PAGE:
Objectives of the Presentation
Why Should you Attend
- Defining the five areas of food authenticity concern (Food Quality, Food Safety, Food Fraud, Food Defense, and Food Security)
- Differentiating between each of the five concerns
- Defining the specific risks associated with each concern
- Identifying examples for each concern and risk
- Evaluating issues related to ethics and to intent
- Examining outcomes of events with a particular emphasis on the impacts on consumers
- Identifying various global resources
The economic, judicial, and social implications of these related food incidents should compel stakeholders within the food industry to better understand the role of Food Authenticity. Proactive efforts of Food Authenticity play a key role and an essential building block to ensure the integrity of food as well as the protection of consumers and industry. Far before an incident could be classified as fraud or an attack on food defense, authenticity efforts are essential for all stakeholders.
Who will Benefit
- Food Quality
- Food Safety
- Food Fraud
- Food Defense
- Food Security (and sustainability)
- Public Health
- Global resources
Lawyers, food executives, quality assurance, regulatory affairs, policy analysts, food managers, policymakers, public health officials, academics, etc.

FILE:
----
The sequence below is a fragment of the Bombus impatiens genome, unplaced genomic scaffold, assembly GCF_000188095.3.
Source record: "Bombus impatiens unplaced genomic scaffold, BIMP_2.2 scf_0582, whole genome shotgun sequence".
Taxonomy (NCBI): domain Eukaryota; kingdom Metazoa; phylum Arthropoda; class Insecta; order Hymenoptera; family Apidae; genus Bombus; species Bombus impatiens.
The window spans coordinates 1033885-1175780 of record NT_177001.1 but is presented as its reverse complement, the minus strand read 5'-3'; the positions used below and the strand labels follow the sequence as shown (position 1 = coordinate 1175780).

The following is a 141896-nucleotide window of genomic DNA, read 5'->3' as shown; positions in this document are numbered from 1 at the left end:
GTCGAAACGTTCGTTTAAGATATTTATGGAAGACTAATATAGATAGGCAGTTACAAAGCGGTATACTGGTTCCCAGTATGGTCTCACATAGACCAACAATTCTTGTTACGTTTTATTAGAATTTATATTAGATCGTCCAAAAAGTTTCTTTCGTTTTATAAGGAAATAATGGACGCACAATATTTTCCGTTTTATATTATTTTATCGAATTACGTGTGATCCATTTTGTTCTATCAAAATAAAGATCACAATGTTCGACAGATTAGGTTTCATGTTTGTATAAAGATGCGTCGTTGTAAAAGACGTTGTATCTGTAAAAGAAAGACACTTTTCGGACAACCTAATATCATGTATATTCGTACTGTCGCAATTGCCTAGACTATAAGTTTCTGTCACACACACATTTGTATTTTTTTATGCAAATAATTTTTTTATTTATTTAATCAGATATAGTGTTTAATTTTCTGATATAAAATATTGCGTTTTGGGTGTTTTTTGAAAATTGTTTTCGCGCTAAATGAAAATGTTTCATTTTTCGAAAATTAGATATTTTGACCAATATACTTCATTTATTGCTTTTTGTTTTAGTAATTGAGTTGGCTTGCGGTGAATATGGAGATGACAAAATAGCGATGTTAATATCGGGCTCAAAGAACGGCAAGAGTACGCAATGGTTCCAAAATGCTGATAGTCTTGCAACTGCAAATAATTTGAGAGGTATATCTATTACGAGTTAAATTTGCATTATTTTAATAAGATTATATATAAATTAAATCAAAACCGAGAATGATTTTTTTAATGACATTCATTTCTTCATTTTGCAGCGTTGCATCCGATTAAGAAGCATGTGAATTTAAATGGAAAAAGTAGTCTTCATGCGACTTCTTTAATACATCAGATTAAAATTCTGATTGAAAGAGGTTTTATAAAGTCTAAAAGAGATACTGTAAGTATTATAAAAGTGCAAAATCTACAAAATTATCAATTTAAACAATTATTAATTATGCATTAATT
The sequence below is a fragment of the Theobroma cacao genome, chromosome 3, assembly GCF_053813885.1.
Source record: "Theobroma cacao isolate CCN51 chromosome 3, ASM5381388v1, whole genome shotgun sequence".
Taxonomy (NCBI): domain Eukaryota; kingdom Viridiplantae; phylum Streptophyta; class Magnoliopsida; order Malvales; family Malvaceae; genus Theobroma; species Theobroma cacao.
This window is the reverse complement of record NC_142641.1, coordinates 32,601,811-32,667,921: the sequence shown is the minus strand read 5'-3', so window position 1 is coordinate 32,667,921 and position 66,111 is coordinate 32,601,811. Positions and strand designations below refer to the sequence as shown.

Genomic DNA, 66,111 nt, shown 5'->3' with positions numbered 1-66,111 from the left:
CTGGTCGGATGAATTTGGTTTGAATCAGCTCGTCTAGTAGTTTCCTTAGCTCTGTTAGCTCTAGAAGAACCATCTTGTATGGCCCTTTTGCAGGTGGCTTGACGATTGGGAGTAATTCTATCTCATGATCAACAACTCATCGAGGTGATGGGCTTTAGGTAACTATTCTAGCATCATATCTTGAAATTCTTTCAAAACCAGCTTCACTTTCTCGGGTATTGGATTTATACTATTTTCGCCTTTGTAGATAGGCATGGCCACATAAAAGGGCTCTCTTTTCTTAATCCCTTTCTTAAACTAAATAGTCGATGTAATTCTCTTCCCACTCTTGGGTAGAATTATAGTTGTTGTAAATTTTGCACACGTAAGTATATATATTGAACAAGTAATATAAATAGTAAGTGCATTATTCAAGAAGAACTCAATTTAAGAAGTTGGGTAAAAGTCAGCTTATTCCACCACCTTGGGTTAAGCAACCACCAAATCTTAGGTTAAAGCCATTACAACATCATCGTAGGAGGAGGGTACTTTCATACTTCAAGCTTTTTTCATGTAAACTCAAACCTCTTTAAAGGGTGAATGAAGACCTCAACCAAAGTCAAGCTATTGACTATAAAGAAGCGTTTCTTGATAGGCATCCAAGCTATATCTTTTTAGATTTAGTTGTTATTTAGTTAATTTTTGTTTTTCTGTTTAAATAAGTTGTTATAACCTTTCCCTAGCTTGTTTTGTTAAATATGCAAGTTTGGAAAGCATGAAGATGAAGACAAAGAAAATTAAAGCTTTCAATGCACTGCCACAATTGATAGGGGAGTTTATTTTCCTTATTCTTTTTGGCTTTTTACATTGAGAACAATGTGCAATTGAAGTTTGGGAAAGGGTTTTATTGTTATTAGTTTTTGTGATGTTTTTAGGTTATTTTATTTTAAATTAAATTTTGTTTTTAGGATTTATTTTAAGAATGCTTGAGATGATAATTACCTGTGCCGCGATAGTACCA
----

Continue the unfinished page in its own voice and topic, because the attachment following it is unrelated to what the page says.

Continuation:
World Health Assembly, the decision-making body of the WHO, adopted a 2002 resolution expressing serious concern about threats against civilian populations by deliberate use of agents disseminated via food. Later that year, WHO published "Terrorist Threats to Food"-a food safety/food terrorism document for national government policy makers. In the document,s preface, the WHO classifies food safety as an essential element of modern, global public health security. In their document, WHO focuses on food, food ingredients, and water-in the forms of food ingredients and of bottled water. The organization defines food terrorism as: "an act or threat of deliberate contamination of food for human consumption with biological, chemical, and physical agents or radionuclear materials for the purpose of causing injury or death to civilian populations and/or disrupting social, economic or political stability." In outlining the potential effects of food terrorism, the WHO utilizes data from "unintended" foodborne disease outbreaks to describe the toll of potential disease and death. The document looks at how a single incident of "unintentional contamination" of just one kind of food can infect hundreds of thousands of people with a "serious debilitating disease," then goes on to extrapolate the effects of some more deliberate and dangerous attack on our food supply. The impact on trade and the economy is discussed as a "primary motive" for food terrorism.